A special permit is required to use the Internet. Access to the Internet is heavily controlled, and all e-mails are monitored. As a result of computer ownership bans, computer ownership rates were among the world’s lowest. However, since buying a computer was legalized in 2007, the ownership of computers in Cuba soared, dramatically increasing the number of Internet users. But, the rates still remain quite low, partially due to the high costs of systems and Internet usage per hour in contrast to the average monthly wage. By January 2018, there were public hotspots in approximately 500 public locations nationwide providing access in most major cities, and the country relies heavily on public infrastructure whereas home access to the Internet remains largely inaccessible for the general population.
The government continues to balance the need for loosening its socialist economic system against a desire for firm political control. In April 2011, the government held the first Cuban Communist Party Congress in almost 13 years, during which leaders approved a plan for wide-ranging economic changes. Since then, the government has slowly and incrementally implemented limited economic reforms, including allowing Cubans to buy electronic appliances and cell phones, stay in hotels, and buy and sell used cars. The government has cut state sector jobs as part of the reform process, and it has opened up some retail services to “self-employment,” leading to the rise of so-called “cuentapropistas” or entrepreneurs. Approximately 476,000 Cuban workers are currently registered as self-employed.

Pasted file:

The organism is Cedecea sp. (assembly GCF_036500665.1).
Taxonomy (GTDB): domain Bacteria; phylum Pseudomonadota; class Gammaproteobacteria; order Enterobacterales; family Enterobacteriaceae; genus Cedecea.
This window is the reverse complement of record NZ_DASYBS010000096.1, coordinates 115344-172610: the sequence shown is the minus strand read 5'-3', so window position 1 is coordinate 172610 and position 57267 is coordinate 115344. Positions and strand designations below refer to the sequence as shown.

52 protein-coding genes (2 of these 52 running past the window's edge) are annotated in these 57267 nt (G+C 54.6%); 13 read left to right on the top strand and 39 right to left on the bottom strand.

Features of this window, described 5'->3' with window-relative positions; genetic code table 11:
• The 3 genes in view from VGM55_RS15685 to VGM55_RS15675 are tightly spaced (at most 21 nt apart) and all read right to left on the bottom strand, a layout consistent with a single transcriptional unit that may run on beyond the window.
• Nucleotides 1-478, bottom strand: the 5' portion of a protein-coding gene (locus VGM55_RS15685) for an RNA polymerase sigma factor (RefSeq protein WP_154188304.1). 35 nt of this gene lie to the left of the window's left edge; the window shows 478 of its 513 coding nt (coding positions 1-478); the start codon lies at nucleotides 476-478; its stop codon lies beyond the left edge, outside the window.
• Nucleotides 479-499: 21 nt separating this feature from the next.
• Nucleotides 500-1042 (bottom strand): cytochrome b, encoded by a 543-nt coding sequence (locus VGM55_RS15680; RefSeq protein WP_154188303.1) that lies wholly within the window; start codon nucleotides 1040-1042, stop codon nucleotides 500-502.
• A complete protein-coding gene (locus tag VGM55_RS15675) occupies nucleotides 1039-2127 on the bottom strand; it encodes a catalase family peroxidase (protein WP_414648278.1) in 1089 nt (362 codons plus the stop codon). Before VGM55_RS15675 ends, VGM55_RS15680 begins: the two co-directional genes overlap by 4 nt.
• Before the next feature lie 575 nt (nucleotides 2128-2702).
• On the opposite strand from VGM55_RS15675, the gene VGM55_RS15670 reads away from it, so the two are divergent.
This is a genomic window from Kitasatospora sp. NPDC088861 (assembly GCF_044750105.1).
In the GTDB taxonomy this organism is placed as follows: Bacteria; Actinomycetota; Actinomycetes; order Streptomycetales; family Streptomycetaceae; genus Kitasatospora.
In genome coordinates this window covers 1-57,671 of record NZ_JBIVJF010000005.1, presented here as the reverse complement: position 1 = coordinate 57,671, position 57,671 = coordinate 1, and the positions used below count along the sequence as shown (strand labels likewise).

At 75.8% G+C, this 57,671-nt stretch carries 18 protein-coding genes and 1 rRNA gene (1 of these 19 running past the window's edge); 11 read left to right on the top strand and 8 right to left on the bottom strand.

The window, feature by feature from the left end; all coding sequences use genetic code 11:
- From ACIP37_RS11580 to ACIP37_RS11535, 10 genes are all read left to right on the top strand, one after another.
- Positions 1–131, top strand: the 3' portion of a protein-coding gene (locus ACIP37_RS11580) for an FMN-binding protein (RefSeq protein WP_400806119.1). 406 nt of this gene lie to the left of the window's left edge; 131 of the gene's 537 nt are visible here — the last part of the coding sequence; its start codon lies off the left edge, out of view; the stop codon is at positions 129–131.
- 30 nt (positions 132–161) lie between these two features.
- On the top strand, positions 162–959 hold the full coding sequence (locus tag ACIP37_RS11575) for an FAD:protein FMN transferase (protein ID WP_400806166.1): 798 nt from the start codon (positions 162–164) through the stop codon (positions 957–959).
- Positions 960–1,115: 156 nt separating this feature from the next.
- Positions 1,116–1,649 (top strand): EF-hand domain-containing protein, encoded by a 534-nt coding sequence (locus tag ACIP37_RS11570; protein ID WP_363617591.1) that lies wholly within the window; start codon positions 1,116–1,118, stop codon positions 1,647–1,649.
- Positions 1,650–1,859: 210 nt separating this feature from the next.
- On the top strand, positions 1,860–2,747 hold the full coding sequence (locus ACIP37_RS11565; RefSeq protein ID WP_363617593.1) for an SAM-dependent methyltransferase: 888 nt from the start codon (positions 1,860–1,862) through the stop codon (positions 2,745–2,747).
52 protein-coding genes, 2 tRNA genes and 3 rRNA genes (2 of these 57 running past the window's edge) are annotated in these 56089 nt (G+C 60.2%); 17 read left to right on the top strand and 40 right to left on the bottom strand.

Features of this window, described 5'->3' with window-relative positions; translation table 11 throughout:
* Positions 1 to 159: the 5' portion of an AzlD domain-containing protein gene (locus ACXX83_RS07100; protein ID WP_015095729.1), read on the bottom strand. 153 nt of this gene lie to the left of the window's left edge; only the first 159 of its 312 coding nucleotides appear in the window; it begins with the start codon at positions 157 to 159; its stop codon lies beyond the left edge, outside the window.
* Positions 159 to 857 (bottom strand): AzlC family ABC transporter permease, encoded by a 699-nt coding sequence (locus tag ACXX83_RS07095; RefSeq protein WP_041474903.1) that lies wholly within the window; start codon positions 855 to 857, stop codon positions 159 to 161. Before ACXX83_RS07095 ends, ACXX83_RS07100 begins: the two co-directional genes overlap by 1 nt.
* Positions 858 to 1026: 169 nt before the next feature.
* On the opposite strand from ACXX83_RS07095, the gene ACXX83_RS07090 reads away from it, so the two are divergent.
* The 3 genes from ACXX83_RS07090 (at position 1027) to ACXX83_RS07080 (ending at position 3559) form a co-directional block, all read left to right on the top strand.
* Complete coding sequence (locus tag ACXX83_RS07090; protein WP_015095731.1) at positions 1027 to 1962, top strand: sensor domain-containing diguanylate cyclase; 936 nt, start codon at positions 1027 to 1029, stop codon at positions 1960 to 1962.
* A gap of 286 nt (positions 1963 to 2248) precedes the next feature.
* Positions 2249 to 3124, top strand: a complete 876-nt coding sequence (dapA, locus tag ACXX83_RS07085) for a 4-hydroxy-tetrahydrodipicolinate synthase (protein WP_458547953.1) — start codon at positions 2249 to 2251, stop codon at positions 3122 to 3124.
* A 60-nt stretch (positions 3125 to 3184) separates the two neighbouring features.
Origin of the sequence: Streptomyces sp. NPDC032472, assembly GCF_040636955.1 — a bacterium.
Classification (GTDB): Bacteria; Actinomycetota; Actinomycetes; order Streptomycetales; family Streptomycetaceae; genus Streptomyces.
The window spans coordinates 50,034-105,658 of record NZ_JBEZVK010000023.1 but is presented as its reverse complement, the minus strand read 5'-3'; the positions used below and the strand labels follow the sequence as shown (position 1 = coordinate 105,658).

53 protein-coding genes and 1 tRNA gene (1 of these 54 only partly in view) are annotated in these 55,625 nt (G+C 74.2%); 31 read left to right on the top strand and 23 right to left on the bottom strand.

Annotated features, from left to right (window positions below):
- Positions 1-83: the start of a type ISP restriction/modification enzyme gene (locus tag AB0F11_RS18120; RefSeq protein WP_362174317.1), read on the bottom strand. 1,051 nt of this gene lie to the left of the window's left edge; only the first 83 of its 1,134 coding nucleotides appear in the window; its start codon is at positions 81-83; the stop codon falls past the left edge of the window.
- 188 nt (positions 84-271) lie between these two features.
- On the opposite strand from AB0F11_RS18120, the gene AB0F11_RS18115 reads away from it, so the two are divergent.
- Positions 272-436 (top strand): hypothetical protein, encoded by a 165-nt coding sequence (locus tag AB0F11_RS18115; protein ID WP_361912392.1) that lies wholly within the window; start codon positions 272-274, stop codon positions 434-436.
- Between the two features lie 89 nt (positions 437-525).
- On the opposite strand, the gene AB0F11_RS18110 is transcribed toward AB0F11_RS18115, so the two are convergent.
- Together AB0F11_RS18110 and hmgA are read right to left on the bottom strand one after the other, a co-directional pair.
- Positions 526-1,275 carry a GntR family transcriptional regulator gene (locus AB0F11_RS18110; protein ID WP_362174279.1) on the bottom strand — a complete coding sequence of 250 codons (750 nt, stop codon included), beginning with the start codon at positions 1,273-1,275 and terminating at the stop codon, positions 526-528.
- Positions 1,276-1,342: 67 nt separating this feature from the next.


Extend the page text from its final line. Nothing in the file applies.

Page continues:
The Cuban regime has updated its economic model to include permitting the private ownership and sale of real estate and new vehicles, allowing private farmers to sell agricultural goods directly to hotels, allowing the creation of non-agricultural cooperatives, adopting a new foreign investment law, and launching a “Special Development Zone” around the Mariel port.